Game On: Improving business productivity with gamification
Want to ensure everyone is entering their timesheets? Simple: Just turn it into a game.
Increasingly, experts are proclaiming that the way to increase participation and activity levels is to engage people with game-like elements of competitive play. The business world in particular is starting to embrace gamification – the term given to incorporating game-like mechanics into everyday business life and, especially, those tools and systems we need to use every day.
For those of you who thought games have no place in the office, think again. Remember: we’re not talking about playing Halo 3 or Super Mario here. And, truth be told, we’re not talking about replacing Outlook or Word with a game controller. What we are talking about is introducing – and embracing – game design and mechanics in our websites and applications, to make them, dare I say it, more fun. And to increase participation and productivity along the way as well.
Reality is Broken, a book by Webstock-alumni Jane McGonigal, asserts that leveraging game mechanics and game design can be used for more than playing a videogame at the end of a day. McGonigal suggests that there are four key attributes of any game: a goal, clear rules, a feedback system and voluntary participation.
All of these – with the exception of the latter, perhaps – have got relevance when it comes to workplace applications. Take timesheeting for example. The goal is simple: we need to track our time so that this can be invoiced and, in some cases, so we can get paid. Put simply, accurate, timely timekeeping helps my wallet or my organisation’s bottom line. Clear rules are similarly clear: I put my time against projects, and these get charged back to the customer. The feedback system is more nebulous, but the gist is this: if my information is accurate, it gets entered; if it isn’t, then I’m told – either then and there by the system itself, or later on by my manager. Game On: Improving business productivity with gamification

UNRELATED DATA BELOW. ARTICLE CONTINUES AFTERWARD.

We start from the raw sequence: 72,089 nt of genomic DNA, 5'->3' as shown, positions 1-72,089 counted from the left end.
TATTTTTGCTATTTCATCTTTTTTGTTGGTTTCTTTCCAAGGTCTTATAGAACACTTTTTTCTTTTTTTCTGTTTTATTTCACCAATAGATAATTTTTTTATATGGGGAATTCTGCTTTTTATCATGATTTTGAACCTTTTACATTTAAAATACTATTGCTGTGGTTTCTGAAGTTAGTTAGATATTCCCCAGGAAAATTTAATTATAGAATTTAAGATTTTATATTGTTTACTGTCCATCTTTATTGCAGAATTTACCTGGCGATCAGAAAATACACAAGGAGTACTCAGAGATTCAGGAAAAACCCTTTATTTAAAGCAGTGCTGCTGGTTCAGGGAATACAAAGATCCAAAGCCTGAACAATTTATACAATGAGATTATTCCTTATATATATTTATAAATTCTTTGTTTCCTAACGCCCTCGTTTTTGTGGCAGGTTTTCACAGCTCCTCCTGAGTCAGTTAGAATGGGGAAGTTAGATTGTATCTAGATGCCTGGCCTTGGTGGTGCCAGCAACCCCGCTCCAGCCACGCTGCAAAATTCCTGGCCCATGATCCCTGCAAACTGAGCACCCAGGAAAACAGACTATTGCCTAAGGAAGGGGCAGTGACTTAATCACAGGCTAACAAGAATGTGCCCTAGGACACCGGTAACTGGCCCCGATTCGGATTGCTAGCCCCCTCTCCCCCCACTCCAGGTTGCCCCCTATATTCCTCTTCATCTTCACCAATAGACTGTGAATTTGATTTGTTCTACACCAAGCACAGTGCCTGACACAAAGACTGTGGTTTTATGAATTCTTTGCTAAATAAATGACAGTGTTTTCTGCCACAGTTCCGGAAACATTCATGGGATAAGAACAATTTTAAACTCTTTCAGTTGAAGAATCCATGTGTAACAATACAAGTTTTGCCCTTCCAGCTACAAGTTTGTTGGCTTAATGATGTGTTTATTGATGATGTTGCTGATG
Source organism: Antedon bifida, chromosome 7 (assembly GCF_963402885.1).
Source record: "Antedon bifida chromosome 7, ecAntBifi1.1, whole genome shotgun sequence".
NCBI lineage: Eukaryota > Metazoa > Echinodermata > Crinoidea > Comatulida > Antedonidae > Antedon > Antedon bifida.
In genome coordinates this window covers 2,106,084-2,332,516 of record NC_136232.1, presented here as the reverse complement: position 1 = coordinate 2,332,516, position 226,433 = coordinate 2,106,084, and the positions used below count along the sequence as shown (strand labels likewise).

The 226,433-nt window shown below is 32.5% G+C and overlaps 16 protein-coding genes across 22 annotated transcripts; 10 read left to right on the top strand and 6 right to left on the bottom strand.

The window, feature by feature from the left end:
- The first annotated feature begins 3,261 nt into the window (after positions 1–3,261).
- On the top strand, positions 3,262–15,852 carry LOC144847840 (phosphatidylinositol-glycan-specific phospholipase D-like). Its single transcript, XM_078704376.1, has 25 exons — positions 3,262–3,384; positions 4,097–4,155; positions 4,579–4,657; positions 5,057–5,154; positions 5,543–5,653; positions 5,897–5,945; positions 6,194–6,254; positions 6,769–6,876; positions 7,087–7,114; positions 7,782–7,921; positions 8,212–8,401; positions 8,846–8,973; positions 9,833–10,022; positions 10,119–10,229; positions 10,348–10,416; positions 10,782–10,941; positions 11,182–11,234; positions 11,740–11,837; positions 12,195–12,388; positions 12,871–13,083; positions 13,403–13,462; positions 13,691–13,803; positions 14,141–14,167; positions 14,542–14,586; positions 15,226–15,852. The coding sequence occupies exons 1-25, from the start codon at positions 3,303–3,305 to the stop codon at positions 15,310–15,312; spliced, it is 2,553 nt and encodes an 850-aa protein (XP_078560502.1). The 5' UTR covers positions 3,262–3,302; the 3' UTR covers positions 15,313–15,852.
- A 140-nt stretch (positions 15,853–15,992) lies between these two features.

The final attribute – 'voluntary participation' – is harder to achieve. After all, do any of us voluntarily want to use a timesheeting application? Perhaps not in their current form, but if we looked to evolve these systems to be more game-like, then maybe this would change? Could we replicate the thrill of a conventional game by achieving points, being rewarded for timeliness or accuracy, adding elements that make us feel this once-tedious task is more enjoyable? Or if I could compete against my peers and race to see who’s best? These, and other potential improvements, could make all the difference when it comes to achieving those all-important goals we have as an organisation.
Gamification isn’t the answer to everything – good application design and user experience must play a role, too – but as a way of helping increase participation, then this could be one way of making business applications more engaging. Game on.